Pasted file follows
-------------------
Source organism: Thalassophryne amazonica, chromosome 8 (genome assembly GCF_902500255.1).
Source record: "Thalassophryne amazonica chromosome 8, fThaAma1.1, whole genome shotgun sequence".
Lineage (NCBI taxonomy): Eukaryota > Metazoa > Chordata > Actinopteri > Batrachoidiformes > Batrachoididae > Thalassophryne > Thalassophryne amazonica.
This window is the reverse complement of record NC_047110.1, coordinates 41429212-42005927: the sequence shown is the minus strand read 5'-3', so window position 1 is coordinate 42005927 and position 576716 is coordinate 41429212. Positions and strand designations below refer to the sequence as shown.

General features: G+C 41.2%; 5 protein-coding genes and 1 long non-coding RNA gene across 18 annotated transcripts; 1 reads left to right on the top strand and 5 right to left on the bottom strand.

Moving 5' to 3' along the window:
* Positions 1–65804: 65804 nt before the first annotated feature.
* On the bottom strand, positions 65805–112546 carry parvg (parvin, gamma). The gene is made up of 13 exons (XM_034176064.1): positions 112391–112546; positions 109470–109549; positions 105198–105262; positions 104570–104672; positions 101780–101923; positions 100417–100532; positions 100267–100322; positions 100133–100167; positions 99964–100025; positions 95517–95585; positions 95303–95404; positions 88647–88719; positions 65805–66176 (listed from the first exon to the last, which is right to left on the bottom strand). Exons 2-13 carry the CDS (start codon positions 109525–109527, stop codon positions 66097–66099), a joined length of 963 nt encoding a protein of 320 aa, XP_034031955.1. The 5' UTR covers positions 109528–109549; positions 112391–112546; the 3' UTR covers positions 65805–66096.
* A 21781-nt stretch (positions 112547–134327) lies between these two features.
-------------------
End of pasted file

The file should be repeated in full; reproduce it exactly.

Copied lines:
Source organism: Thalassophryne amazonica, chromosome 8 (genome assembly GCF_902500255.1).
Source record: "Thalassophryne amazonica chromosome 8, fThaAma1.1, whole genome shotgun sequence".
Lineage (NCBI taxonomy): Eukaryota > Metazoa > Chordata > Actinopteri > Batrachoidiformes > Batrachoididae > Thalassophryne > Thalassophryne amazonica.
This window is the reverse complement of record NC_047110.1, coordinates 41429212-42005927: the sequence shown is the minus strand read 5'-3', so window position 1 is coordinate 42005927 and position 576716 is coordinate 41429212. Positions and strand designations below refer to the sequence as shown.

General features: G+C 41.2%; 5 protein-coding genes and 1 long non-coding RNA gene across 18 annotated transcripts; 1 reads left to right on the top strand and 5 right to left on the bottom strand.

Moving 5' to 3' along the window:
* Positions 1–65804: 65804 nt before the first annotated feature.
* On the bottom strand, positions 65805–112546 carry parvg (parvin, gamma). The gene is made up of 13 exons (XM_034176064.1): positions 112391–112546; positions 109470–109549; positions 105198–105262; positions 104570–104672; positions 101780–101923; positions 100417–100532; positions 100267–100322; positions 100133–100167; positions 99964–100025; positions 95517–95585; positions 95303–95404; positions 88647–88719; positions 65805–66176 (listed from the first exon to the last, which is right to left on the bottom strand). Exons 2-13 carry the CDS (start codon positions 109525–109527, stop codon positions 66097–66099), a joined length of 963 nt encoding a protein of 320 aa, XP_034031955.1. The 5' UTR covers positions 109528–109549; positions 112391–112546; the 3' UTR covers positions 65805–66096.
* A 21781-nt stretch (positions 112547–134327) lies between these two features.